BALCA Rejects Employer’s Use of Washington Examiner for PERM Ads

The Board of Alien Labor Certification Appeals (BALCA) recently affirmed the decision of a Certifying Officer (CO) to deny labor certification for the position of “Senior Food Technologist.”

After receiving & reviewing an Employer’s Application for Permanent Labor Certification, the CO denied the application. He believed that the Washington Examiner, where the employer placed its Sunday job postings, did not classify as a newspaper of general circulation in the area of intended employment. The CO was certain most job seekers would choose a paper with a larger classified section and job advertisements. He based his denial on PERM regulation 20 C.F.R. 656.17 (e)(1)(i)(B)(1). This regulation mandates newspaper advertisements for recruitment must be placed “in the newspaper of general circulation in the area of intended employment most appropriate to the occupation and the workers likely to apply for the job opportunity; and most likely to bring responses from able, willing, qualified and available U.S. workers.”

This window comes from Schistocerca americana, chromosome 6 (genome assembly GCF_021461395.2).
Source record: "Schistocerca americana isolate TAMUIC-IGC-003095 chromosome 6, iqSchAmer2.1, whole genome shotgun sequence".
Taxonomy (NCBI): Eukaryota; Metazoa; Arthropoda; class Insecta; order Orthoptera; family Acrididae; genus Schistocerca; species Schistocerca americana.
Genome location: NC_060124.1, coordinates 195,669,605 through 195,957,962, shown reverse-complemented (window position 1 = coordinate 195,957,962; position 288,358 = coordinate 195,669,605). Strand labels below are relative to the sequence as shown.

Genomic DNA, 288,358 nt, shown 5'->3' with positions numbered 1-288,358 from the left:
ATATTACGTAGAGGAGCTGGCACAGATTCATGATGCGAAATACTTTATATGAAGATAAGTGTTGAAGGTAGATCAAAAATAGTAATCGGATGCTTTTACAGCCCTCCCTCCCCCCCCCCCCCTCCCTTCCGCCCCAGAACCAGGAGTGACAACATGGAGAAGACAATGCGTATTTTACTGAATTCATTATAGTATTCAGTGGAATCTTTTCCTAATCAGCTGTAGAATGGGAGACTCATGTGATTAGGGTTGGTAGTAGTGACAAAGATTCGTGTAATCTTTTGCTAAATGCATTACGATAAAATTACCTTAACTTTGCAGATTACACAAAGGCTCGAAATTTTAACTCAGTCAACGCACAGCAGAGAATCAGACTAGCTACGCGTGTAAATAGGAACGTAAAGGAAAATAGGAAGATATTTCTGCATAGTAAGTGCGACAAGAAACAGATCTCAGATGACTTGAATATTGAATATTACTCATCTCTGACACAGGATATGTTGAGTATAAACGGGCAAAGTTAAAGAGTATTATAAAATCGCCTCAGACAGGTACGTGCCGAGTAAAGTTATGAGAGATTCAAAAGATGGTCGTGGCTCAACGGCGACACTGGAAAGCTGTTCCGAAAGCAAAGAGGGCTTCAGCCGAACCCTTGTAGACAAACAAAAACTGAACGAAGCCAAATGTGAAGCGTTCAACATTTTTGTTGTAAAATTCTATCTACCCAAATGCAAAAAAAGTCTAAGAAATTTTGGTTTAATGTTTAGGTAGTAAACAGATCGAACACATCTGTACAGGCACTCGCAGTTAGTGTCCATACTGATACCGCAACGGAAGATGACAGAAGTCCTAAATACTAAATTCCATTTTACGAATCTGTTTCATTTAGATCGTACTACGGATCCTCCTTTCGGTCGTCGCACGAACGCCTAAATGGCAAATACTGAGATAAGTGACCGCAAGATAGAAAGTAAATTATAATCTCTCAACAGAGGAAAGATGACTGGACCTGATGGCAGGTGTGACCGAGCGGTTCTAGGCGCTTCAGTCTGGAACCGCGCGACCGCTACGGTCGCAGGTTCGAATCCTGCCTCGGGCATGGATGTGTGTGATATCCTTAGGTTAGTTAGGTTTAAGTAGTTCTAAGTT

After the denial, the Employer requested reconsideration of the case. The Employer argued the Washington Examiner did have a substantial classified section. They stated the newspaper “has a classified section with advertisements for a large number of job opportunities that included both professional & non-professional positions.” In its reconsideration request, the Employer included a “Wikipedia” article about the Washington Examiner. The Employer argued that because of the size of the circulation of the Examiner as reported on the Wikipedia page, it was in fact the newspaper most appropriate to the occupation and workers.

The CO forwarded the appeal to BALCA for review. BALCA thought the Employer did not prove that the Washington Examiner was the newspaper in the Washington DC area most appropriate to the occupation in question. The Board considered the Washington Post to be a more suitable general circulation newspaper. BALCA thereby affirmed the CO’s denial of the labor certification.

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